Time travelling with the Dacia Logan MCV

19 February 2014

Dacia Logan MCV - side view

Dacia Logan MCV
Rating: 3 out of 5 stars
Good: simple, sturdy and extremely cheap
Bad: cramped pedals, low-rent ambience
Price: from £6,995
Today my means of transport is an oblong blue box that’s cavernous on the inside and can whisk me back to 1985. Not actually Dr Who’s Tardis, but a Dacia Logan MCV.

Admittedly it only feels like 1985 inside. That’s roughly the era when the Dacia’s interior might have seemed vaguely impressive. It has electric windows, for example. The switches are mounted low in the centre console, and you need to keep your finger planted all the way up or down, but they are electric. The door mirrors, by contrast, aren’t.

Dacia Logan MCV front view

All of which sounds like criticism but is not meant to be. Most of today’s cars are extremely complicated, with lots of components they could probably do without – step forward those electric servomotors to adjust the mirrors. Every component has to be designed, fabricated from raw materials and shipped to the factory for assembly. Each adds weight and sucks ups energy. A simpler, back to basics approach ought to be greener.

Last year, Dacia’s parent company Renault made public a very detailed study assessing the carbon footprint of one of its models from conception to disposal. The report, vetted by independent specialists in lifecycle impact, assessed every nut and bolt of Renault’s budget Fluence saloon, in diesel, petrol and electric editions.

For the two conventional Fluences, the report concluded that the equivalent of about five tonnes of CO2 is released for every example that reaches the forecourt. That’s then followed by a usage impact of about 20 tonnes for diesel and 28 tonnes for a petrol car, over a lifetime of 150,000km. Trimming the initial carbon count could be significant, in other words, especially for owners who clock up lower mileages.

Dacia Logan MCV interior

I have no figures for the carbon debt of the Romanian-built Logan, but it has to be less than average for a new car. All the more so because the Logan is based on recycled technology – with major pieces of ironmongery borrowed wholesale from earlier Renaults. The Dacia is also relatively light at just over a tonne, or about 20% lighter than a Megane estate.

Fortunately Dacia hasn’t travelled too far back in time to source the engines for the Logan estate (or Maximum Capacity Vehicle, if you’re wondering what MCV stands for). The 900cc, three-cylinder turbo petrol engine in my test car is borrowed from the current Clio – minus expensive features such as automatic stop-start.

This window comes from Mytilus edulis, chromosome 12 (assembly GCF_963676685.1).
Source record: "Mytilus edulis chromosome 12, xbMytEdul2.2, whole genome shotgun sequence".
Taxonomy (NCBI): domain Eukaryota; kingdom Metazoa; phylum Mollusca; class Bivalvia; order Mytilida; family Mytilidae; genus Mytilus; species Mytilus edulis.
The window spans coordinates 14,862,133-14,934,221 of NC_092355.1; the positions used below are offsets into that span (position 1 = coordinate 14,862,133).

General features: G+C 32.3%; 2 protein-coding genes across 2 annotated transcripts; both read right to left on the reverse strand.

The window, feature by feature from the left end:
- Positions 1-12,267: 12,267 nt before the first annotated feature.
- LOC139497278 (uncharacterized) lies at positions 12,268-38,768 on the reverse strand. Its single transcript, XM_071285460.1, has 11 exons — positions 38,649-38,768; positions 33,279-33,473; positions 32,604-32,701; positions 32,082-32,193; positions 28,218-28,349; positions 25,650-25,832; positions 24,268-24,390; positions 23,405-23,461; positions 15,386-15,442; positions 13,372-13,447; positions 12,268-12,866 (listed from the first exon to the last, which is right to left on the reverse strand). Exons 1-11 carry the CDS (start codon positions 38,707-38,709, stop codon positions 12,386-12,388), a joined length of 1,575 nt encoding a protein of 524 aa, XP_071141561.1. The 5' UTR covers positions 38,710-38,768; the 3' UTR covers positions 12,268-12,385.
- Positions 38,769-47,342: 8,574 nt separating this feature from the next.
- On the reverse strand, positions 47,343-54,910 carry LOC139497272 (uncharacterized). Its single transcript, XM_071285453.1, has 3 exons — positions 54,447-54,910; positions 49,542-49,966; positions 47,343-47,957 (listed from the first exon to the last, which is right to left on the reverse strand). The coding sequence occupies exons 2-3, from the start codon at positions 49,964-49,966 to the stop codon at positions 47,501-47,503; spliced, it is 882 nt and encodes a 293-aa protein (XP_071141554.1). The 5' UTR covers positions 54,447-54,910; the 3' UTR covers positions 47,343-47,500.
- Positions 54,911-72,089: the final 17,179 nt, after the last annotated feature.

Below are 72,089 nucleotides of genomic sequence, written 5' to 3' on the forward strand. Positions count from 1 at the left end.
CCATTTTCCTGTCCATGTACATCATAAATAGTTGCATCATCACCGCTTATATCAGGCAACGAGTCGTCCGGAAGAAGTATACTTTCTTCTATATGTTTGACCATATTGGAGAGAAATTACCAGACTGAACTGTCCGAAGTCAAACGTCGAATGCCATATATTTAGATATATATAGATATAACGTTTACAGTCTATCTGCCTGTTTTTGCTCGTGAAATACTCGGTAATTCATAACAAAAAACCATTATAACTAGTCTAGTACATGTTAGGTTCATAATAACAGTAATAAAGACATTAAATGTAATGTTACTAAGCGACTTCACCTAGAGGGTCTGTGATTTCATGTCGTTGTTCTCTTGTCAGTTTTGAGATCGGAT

With a modest 90 horsepower on offer, the TCe engine can still haul the big boxy Logan to 62mph in 11.1 seconds. Combined-cycle economy is rated at 56.6mpg and CO2 at 116g/km. I can’t say what consumption I’ve managed to achieve as there’s no trip computer cluttering up the instruments.

Dacia Logan MCV cockpit

There is also a cheaper, slower, less economical and considerably more ancient 1.2-litre petrol option, or a reasonably modern 1.5-litre dCi 90 diesel that delivers a tolerable 12.1-second gallop to 62mph, while promising 74.3mpg and a competitive 99g/km.

On the road, behind the Logan’s rubbery, button-free wheel, things do feel a little institutional. There’s no mistaking the budget nature of the beast. You sit surrounded by hard grey plastic, and the nearest I’ve come to surprise or delight is laughing at the coin tray (I assume) moulded into the cheap grey carpet under the handbrake.

Dacia Logan MCV carpet coin tray

The Logan’s interior is not without appeal, however, particularly when you assess how few things there are to go wrong. There aren’t many places for a gremlin to hide, and as a result not a single thing rattles over bumps.

The suspension feels decently sorted too and the utter lack of sporting stiffness comes as a blessing given that we’re not going anywhere fast. It’s reassuring to note that a modern ESP system is fitted to all editions of the Logan MCV, and that the brakes feel both firm and progressive.

Noise is surprising modest for such a big, bluff-looking car. There’s a busy murmur from wind and tyres, a throaty rasp from the three cylinders up front, but the total is never overbearing. The whole body does boom and shudder a bit over big bumps, however.

Dacia Logan MCV rear end

My main source of gripes is the five-speed manual transmission. The stick feels much like a screwdriver poked into bucket full of gravel, providing a loose, rattly sensation with every throw. And there’s not enough room down among the pedals for both my feet. I’m not keen on having to wrestle my toes out from under the clutch every time I need to swap cogs. No doubt things all fitted neatly in the left-hand-drive edition, but the UK pedal box is distinctly below par.

The seat won’t adjust for lumbar or height but it does feel pretty supportive, and there’s decent legroom in the back. The boot is simply huge, and one throwback I’m always happy to see is a proper spare wheel under the floor – yours as an option for £95. The tailgate, incidentally, can be opened remotely from the driver’s seat, by pulling a little lever that tugs a cable running under the carpet.

Naturally, all this low-tech or no-tech stuff contributes to the Logan’s most unique and outstanding feature: its price. The cheapest Logan MCV costs from £6,995, while the mid-range version I tried starts from £8,595.

Like much of the car itself, that’s a price that seems to belong to some long forgotten year in the past, when life was simpler – and a lot cheaper.

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